Not so with Ryanair. They take it one step further and deliberately seat you away from your booking group. So when you check-in online, a family of 4 could very well be allocated 3A, 5F, 25E, and 31D.
Does this ‘random’ seat allocation seam unsuitable to you? Well it’s your lucky day because the next step in the booking process is to chose seats together for only €4 per person. Thanks Ryanair!
How to avoid seat selection fee: there’s actually no way to get around this fare. Instead, what most people do is play a game of musical chairs before takeoff. It’s frustrating for passengers and it’s noticeably frustrating for the cabin stewards too.
I think this particular fee is necessarily opportunistic and should not be tolerated. Play musical chairs I say! I go into a lot more about this issue in my WizzAir Review where I explain what I can’t stand about WizzAir.
Takeaway: Don’t facilitate this opportunistic fee by paying it. Play musical chairs I say! You won’t be the only one, I assure you.
5. Name Change Fee
One of the most expensive Ryanair fees you will incur is the name change fee. If you get your details wrong – miss a letter, get your first name and surname in the wrong order, enter the wrong date of birth, passport number, or expiration date and you’ll have to pay up to €115 to rectify it.
If you notice the error at the gate,
Tip: The date format is DD/MM/YYYY which is different to US residents may be used to.
Takeaway: Take your time and double and triple check your details when booking and checking in online. The number of times I’ve noticed a typo on the third check is way too close for comfort.
6. Date Change Fee
The Ryanair change fees are, frankly, astronomical. It would be a very rare situation where it would be economical to change your flight, then it would be to book a brand new flight.
RyanAir charges a change of date fee of €35 + the fare difference.
You can quickly check the difference by using skyscanner, to check what the cheapest price is on your new dates. This will also show you any other airlines offering a cheaper deal on the day.
If you expect you will need to purchase bags when you fly, consider delaying purchasing tickets until you know your dates. Because of the sale fare paradox I discussed above, if you require bags, you may not be saving any more money by jumping on that sale fare anyway.
Takeaway: Treat you ticket as non-changeable when you book as the fees basically make this so.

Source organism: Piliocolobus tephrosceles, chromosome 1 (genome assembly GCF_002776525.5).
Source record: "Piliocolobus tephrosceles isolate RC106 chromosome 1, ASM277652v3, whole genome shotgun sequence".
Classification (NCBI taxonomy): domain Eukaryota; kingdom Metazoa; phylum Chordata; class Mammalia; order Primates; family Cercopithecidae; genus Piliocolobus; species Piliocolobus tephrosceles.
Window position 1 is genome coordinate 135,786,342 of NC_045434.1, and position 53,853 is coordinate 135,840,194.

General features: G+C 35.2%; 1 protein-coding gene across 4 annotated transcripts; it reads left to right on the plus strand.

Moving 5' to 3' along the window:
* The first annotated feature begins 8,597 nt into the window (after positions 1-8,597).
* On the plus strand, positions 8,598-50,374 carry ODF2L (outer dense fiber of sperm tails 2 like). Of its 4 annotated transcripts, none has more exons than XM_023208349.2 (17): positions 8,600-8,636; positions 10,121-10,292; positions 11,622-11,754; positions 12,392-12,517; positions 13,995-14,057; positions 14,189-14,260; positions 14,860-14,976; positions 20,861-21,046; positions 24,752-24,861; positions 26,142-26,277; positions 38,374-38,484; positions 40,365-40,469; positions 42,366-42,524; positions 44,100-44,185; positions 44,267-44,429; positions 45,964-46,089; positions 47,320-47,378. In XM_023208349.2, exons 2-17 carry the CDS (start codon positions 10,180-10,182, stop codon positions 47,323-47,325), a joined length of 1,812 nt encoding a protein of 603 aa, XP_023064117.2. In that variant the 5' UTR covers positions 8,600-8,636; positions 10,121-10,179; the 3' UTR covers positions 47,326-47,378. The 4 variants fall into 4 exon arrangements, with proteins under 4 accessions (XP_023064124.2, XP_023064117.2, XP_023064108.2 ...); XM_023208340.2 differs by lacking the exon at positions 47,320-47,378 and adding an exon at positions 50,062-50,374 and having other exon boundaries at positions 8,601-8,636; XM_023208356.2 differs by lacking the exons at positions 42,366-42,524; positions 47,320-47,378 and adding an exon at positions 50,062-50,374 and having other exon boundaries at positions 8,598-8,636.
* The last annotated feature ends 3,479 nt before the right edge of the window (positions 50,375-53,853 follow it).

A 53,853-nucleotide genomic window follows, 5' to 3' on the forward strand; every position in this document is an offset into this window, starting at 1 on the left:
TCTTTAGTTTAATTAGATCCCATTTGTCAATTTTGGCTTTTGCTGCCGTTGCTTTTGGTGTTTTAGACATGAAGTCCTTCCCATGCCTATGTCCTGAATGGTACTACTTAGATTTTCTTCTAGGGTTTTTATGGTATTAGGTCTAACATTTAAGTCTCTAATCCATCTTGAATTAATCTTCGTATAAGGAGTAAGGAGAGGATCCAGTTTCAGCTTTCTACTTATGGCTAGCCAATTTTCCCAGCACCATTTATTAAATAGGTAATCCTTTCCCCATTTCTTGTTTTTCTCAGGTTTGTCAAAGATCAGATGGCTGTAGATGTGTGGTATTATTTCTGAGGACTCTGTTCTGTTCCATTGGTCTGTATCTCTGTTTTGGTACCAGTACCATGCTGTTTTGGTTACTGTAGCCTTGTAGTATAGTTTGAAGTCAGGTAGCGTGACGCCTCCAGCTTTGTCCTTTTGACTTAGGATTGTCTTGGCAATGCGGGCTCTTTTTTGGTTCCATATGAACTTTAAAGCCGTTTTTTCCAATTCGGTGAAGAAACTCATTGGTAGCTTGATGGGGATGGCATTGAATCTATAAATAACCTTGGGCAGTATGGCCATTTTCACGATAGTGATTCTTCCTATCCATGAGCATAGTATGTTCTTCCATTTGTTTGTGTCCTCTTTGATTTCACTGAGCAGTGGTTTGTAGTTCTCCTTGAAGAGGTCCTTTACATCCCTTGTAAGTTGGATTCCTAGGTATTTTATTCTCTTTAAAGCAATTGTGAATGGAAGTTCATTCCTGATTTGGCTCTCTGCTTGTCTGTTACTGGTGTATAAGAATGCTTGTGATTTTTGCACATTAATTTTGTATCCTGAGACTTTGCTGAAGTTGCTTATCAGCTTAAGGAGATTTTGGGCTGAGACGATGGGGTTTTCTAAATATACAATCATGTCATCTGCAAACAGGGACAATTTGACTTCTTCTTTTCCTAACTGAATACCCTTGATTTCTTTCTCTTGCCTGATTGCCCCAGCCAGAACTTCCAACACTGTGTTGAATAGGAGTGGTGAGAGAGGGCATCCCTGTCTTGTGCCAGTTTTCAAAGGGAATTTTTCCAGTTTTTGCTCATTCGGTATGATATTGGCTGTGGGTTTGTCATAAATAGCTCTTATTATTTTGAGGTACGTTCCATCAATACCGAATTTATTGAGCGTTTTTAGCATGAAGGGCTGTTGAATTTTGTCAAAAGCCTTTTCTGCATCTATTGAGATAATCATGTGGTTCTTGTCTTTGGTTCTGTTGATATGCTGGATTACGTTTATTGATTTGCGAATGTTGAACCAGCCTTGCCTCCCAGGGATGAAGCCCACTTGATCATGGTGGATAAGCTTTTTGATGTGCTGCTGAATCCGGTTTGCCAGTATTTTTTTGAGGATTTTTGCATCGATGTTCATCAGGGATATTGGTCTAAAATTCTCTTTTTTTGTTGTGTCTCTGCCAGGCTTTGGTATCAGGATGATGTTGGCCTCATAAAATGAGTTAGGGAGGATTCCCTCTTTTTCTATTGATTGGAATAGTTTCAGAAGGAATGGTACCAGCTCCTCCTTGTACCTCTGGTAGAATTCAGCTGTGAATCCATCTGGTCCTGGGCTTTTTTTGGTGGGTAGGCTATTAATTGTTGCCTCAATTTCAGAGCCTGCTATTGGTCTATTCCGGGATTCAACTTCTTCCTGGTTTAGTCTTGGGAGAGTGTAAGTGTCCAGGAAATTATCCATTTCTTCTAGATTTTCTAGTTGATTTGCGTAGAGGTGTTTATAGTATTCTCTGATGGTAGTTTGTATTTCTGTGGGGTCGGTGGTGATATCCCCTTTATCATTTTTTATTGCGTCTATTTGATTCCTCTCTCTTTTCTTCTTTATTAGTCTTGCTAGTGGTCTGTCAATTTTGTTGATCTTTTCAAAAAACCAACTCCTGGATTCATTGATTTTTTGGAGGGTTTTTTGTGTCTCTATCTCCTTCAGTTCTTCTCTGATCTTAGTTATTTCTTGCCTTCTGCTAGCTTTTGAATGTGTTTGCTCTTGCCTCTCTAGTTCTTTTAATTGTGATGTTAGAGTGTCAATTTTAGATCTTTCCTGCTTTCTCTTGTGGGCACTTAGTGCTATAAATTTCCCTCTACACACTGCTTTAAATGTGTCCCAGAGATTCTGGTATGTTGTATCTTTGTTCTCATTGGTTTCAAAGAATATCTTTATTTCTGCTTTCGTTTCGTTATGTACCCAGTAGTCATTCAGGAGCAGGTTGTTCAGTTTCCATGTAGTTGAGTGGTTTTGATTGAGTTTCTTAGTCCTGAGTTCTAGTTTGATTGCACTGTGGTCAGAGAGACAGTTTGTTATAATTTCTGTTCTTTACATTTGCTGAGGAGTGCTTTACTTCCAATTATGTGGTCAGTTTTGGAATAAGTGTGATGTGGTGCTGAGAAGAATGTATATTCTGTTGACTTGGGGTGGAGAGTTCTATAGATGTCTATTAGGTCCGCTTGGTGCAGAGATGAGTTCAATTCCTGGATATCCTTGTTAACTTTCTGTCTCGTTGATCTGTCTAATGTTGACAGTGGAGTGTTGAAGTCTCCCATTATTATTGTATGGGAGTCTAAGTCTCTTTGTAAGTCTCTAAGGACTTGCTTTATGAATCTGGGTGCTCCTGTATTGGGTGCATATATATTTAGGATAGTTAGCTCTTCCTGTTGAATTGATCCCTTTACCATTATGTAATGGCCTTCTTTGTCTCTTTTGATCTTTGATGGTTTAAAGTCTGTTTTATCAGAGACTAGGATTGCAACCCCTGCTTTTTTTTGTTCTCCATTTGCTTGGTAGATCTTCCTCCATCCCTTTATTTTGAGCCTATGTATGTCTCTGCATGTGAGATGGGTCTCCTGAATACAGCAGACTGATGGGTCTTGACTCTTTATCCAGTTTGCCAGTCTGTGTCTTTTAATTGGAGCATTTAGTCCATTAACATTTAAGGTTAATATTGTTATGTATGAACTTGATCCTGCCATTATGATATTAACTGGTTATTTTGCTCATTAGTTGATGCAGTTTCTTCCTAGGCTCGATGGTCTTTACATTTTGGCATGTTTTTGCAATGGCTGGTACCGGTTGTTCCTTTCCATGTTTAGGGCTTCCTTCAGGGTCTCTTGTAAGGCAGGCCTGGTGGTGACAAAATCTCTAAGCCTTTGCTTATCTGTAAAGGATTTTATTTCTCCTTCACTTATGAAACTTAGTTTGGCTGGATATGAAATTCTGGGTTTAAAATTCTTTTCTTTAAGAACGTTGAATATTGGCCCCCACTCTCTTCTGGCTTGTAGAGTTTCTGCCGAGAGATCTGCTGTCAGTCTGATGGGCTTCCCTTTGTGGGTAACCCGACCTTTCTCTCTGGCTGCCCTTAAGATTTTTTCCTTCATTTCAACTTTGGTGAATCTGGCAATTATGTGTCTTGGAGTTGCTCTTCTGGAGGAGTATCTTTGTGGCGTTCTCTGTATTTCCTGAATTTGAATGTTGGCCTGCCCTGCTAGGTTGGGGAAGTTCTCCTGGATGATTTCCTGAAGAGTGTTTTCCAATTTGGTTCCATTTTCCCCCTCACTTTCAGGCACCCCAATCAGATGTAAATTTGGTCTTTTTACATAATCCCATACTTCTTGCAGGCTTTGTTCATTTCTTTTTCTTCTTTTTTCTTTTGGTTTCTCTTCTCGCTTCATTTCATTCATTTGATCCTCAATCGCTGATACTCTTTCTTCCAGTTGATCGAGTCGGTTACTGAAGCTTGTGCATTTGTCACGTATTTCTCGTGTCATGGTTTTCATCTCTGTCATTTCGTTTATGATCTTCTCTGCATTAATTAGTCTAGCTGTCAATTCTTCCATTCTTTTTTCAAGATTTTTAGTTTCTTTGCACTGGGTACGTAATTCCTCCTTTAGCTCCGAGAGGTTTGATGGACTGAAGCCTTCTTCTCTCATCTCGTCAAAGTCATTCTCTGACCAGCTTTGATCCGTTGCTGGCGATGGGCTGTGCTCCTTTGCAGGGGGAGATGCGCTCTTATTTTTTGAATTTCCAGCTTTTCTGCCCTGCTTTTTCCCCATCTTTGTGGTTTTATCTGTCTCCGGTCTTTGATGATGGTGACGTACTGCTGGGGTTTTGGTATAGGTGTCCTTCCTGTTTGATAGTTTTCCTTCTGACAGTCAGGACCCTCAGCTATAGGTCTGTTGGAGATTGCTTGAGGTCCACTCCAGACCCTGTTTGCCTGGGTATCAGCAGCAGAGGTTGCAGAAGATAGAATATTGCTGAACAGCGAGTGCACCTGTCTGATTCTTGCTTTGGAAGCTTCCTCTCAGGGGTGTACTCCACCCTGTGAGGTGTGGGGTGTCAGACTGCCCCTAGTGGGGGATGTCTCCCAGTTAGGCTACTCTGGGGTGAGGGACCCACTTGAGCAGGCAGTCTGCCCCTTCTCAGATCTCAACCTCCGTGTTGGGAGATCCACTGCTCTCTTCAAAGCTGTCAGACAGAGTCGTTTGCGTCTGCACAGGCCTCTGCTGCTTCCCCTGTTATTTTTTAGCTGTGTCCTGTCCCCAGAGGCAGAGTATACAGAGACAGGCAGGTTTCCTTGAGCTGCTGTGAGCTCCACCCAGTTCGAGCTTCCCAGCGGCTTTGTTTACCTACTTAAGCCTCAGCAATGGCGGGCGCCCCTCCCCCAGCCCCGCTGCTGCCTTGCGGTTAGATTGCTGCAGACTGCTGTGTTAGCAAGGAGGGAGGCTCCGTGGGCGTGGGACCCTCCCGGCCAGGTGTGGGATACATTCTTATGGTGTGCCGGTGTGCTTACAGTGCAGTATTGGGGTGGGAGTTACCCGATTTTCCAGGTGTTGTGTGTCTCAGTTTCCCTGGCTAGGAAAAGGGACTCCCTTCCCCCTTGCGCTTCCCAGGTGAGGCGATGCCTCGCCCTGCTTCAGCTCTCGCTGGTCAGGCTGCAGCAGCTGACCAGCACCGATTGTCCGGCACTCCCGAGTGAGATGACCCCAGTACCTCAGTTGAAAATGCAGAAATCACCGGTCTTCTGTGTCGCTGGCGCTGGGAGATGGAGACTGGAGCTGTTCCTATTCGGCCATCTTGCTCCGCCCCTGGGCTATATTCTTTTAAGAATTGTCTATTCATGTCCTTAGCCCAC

7. Premium priced snacks
Never eat the food onboard. Onboard, snacks start at €2 and go up to €15 for a small meal consisting of a sandwich, 30g bag of chips and a small drink.
Obviously you are prohibited from bringing liquids through customs and some food items can be taken away at whim (including fruit), but you’d still be better off bringing snacks like muesli bars, dried fruit to stave off the hunger pains. Not only are they cheaper, but healthier than most food items you’ll find onboard or prior to boarding.
8. Last-minute fees
Whether it’s a carry-on bag, checked-in bag, priority seating, or seat allocation, you will pay a premium if you purchase it after making your original booking.
The fees for all these extra services are cheapest when you book. Some items, like checked-in bags cost €25 when booking, but increase to €50 if booked later.
Often, it works out cheaper to wait until you know whether you’ll need that checked-in bag, even if the fare goes up. On many Ryainair routes, the cheapest fares start at €5 and can often be found up to last minute for no more than €30, meaning you are no better off by booking the sale fare if you later need to book a bag.
What it’s like flying Ryanair in 2022
First, the positives:
Ryanair operates one of the youngest fleets in the world. Their new planes have more headroom inseat and in aisle than older planes.
Seats don’t recline. This is a contentious one but I personally prefer non-reclining seats on short-haul flights. Especially as there is not much room between seats (30 inches) the thought of someone invading your personal space even more is unbearable.
Fares are usually cheaper than other airlines.
It has a wide network of routes, which sometimes allows you to fly into an airport which is more convenient to you.
the fees, glorious fees! Avoid them using my tips above.
Airport location. Ryanair saves money by flying into cheaper airports. Rather than Heathrow which amenities include the tube straight into London, you’ll fly into Stansted instead. Consider the (extra) cost of transportation from the airport when comparing Ryanair with another airline as it could work out more expensive.
Legroom. It’s tight at 30 inches. You can pay €8 – €10 for extra legroom when booking.
Calculated inconvenient seat allocation. You’ll need to pay €4 to sit with your flying partners (don’t do that) or you’ll need to play musical chairs (do this – here’s why)
Flights are always full. I don’t know the ins and outs of Ryanair’s pricing model, but it seems to be pricing it low and make money on the extras. This means flights are usually at least 80% full. Don’t bank on having a seat next to you to spread out.
No (thing between gate and plane – drawbridge? Skydeck?). At almost every airport you’ll need to board a bus which will drive you to your plane on the runway, then climb stairs to board the plane.
No inflight meals. I’m accustom to this now, and wouldn’t rather pay more just to get a meal. But I do enjoy the free meals on long-haul flights, so that’s one bit of excitement Ryanair strips away.
No inflight entertainment. Forget watching the latest movies or your favourite TV series. That’s not happening on Ryanair (unless you bring your laptop, iPad or phone with it preloaded). There’s also no wifi.
Would I chose Ryanair over another non-budget airline? No, why would I put myself through that?
But, is Ryanair so bad that I’d pay 2 – 3 times the price to fly with another airline? No, it’s not that bad either.
There is a place for Ryanair in this world. Just as there is for buses between Paris to London at €20 vs €100 on the train. It’s like my old Datsyn 120Y that got me from A – B but didn’t have air conditioning. Flying Ryanair os not her most comfortable, or glamorous or but it does the job.